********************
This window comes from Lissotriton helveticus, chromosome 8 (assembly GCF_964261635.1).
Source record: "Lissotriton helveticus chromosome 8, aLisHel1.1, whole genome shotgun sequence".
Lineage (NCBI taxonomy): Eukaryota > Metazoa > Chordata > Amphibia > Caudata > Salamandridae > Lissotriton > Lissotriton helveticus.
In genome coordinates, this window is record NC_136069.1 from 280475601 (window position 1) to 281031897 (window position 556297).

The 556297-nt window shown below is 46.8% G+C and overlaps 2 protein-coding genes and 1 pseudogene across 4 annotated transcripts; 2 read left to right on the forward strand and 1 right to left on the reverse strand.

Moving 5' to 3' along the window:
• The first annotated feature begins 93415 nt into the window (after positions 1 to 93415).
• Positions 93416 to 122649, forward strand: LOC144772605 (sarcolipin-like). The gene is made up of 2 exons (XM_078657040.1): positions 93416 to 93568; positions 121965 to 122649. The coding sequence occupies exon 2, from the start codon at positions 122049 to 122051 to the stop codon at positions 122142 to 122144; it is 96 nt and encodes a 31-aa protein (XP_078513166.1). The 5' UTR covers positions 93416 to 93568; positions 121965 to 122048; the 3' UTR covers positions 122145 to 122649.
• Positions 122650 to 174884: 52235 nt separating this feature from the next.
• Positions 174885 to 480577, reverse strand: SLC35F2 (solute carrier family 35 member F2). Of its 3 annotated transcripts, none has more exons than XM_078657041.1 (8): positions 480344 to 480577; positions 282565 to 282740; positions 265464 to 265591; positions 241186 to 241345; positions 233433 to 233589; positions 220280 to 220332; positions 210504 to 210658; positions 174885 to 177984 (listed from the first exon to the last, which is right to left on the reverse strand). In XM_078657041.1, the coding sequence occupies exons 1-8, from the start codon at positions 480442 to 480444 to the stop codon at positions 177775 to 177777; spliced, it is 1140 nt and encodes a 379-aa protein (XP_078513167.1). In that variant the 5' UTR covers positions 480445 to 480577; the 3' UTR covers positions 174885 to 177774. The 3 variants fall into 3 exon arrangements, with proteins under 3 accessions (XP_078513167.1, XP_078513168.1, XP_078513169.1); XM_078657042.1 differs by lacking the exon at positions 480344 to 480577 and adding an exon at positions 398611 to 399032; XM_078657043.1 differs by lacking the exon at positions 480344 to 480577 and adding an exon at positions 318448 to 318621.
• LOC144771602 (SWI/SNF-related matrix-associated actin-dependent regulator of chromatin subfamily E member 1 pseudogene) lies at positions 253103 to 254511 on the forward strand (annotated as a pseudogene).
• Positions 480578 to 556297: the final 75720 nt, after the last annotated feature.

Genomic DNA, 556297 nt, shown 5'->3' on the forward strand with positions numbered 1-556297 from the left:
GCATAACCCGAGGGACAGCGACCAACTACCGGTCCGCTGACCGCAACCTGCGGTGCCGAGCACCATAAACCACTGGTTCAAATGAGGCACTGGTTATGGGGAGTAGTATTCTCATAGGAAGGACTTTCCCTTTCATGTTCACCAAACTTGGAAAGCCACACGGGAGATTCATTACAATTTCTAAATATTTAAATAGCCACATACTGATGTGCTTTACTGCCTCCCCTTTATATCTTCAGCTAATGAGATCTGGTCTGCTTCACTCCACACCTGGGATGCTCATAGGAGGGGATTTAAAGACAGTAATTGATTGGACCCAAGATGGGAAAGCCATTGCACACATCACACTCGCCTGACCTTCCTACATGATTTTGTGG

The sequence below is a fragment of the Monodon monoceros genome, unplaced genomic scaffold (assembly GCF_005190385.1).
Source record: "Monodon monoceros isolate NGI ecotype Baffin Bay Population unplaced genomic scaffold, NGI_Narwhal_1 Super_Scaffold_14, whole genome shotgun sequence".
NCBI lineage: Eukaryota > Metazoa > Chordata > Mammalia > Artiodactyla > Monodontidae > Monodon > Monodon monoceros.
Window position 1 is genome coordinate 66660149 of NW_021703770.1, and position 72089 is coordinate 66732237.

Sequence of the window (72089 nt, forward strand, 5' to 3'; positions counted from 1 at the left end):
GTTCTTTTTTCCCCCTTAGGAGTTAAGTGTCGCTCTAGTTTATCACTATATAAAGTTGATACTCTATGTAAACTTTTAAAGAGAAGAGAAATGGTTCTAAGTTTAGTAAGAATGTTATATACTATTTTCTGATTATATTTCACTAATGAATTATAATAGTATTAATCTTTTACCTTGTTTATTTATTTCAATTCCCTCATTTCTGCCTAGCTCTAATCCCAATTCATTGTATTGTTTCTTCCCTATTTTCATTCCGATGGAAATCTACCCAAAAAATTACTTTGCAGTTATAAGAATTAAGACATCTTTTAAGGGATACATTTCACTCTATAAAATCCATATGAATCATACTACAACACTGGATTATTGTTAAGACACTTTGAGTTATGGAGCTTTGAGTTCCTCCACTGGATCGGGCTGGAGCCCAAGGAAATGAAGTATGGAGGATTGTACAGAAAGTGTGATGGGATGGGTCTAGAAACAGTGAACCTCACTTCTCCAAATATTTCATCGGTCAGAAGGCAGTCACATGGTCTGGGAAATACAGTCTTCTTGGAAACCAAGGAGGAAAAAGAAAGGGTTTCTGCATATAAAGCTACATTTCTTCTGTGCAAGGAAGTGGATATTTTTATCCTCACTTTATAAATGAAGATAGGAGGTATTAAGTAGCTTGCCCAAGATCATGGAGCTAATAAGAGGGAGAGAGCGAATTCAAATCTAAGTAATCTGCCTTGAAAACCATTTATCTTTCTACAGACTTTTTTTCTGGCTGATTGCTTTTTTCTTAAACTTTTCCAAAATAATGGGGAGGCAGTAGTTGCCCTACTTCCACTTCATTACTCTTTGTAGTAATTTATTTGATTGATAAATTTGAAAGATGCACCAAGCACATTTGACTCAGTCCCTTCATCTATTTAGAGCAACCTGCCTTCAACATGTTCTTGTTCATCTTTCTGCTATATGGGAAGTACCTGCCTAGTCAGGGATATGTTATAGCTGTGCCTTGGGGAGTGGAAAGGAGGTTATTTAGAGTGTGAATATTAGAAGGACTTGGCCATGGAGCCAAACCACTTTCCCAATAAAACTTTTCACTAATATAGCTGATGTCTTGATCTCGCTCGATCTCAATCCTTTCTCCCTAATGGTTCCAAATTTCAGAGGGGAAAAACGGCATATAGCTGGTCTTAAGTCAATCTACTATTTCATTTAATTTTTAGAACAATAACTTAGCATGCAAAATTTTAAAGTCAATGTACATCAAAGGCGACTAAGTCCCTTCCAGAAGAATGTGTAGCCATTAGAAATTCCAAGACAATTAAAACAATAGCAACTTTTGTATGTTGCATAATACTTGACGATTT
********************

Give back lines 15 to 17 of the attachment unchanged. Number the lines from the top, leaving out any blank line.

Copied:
The sequence below is a fragment of the Monodon monoceros genome, unplaced genomic scaffold (assembly GCF_005190385.1).
Source record: "Monodon monoceros isolate NGI ecotype Baffin Bay Population unplaced genomic scaffold, NGI_Narwhal_1 Super_Scaffold_14, whole genome shotgun sequence".
NCBI lineage: Eukaryota > Metazoa > Chordata > Mammalia > Artiodactyla > Monodontidae > Monodon > Monodon monoceros.